4. Describe your life at EHL and the highlights of your education at this university in Singapore.
The campus is easily my second home. My parents sometimes joke that I’m more at school than home, as I love being on campus.
The support system I’ve found around me through my classmates, school friends and the staff/faculty team has enabled me to strive for my best.
One of the EHL values we uphold on all campuses is family and this is exceptionally significant for me as I was thankful to have found a “family” in my educational journey.
Regardless of status or achievements, the faculty/staff are always ready to assist with problems, be it personal (like job applications) or academic.
My highlights would be the memories I’ve made with my classmates and the numerous opportunities presented to everyone, from everyone (staff, faculty, directors or even alums!)
5. How have you managed to translate your EHL education into the professional world?
We don’t just learn about hospitality fundamentals or general business modules at EHL. EHL prepares everyone to be generalists, with the opportunity to be specialists if they wish.
This means that besides our Financial Accounting or Revenue Management courses, we have mandatory classes in Computational Thinking, where we learn coding and Python or Food and Beverage Cost Control and Legal Challenges of a Hospitality Manager (essential law).
The EHL education also ensures you have strong soft skills, through mandatory teamwork, its diverse student population (more than 120 nationalities amongst 3,700 students) and regular networking sessions with industry leaders.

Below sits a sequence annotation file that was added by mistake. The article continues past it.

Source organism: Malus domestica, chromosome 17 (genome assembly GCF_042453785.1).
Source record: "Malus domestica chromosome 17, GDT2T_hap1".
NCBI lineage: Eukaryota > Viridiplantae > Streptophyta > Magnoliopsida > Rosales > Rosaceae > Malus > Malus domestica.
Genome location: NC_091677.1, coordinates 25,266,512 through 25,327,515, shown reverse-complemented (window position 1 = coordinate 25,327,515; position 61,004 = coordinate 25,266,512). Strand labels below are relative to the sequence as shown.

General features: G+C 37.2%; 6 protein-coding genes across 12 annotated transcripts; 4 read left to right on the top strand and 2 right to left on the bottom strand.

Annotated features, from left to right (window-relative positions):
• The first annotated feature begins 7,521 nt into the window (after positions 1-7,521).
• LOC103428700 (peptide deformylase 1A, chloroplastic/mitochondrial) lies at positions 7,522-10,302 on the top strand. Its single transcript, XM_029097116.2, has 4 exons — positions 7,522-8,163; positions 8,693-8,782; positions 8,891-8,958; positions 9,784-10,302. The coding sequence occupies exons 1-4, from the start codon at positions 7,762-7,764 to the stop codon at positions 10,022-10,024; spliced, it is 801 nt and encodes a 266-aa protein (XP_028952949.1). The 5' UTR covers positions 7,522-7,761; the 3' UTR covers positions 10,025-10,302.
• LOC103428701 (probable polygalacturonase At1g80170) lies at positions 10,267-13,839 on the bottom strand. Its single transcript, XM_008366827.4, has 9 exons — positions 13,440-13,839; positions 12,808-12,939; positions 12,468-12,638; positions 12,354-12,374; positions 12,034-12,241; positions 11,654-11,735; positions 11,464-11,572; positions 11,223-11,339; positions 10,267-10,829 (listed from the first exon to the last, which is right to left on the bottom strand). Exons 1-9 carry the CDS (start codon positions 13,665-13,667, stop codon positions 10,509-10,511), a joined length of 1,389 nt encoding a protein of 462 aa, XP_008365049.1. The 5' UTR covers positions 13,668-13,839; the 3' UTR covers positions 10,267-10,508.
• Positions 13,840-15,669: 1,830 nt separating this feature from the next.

Armed with technical knowledge and soft skills, I always feel confident and self-assured stepping into a job interview or representing the school globally.
6. What is the detailed breakdown of the scholarship coverage?
The scholarship mainly covers 50% of mandatory tuition fees and is applicable for Singaporeans opting to study in the Singapore campus on a need and merit basis.
For non-Singaporeans looking to learn in Singapore, EHL offers the Diversity & Inclusivity Scholarship, which covers 30% of mandatory tuition fees.
7. How much do you spend in a week?
On campus, a light breakfast and lunch are provided every weekday, this ranges from the classic Singaporean congee or laksa to scrambled eggs and turkey bacon.
It’s different from the Swiss campuses as we do not have stipulated F&B cards where we have to top up money onto the cards and pay for individual items.
As I’m always in the university hanging out with my friends and attending lectures, I only spend money on dinner.
Our tuition comes with a gym membership, so I spend some evenings on the treadmill or attending yoga classes.
I’m also fortunate to be a Singaporean, so I never have to spend on rent as I live with my family. In Singapore, there are affordable dining options and expensive gourmet experiences.
Most meals in Singapore cost about 4 to 20 Singaporean dollars, so I’m never too worried about going above SG$100 a week.
8. What has been the most emotional part of your EHL journey?
The exams period. Being in a leading university in Singapore, the weeks leading up to the exams will have the campus constantly filled with people studying and rushing out notes.
For me, this is the most emotional part as there’s the ongoing pressure from myself to excel, wanting to make my lecturers proud and the empathy from your classmates who willingly share their notes and tutor you through problems.
I also get a crazy amount of support from my family, who ensure I always come home to a steaming bowl of soup even though I have to leave at 7 a.m. for classes and only arrive home at 10 p.m. after studying.
The emotional gratitude makes me thankful to be in such a welcoming space both on campus and at home.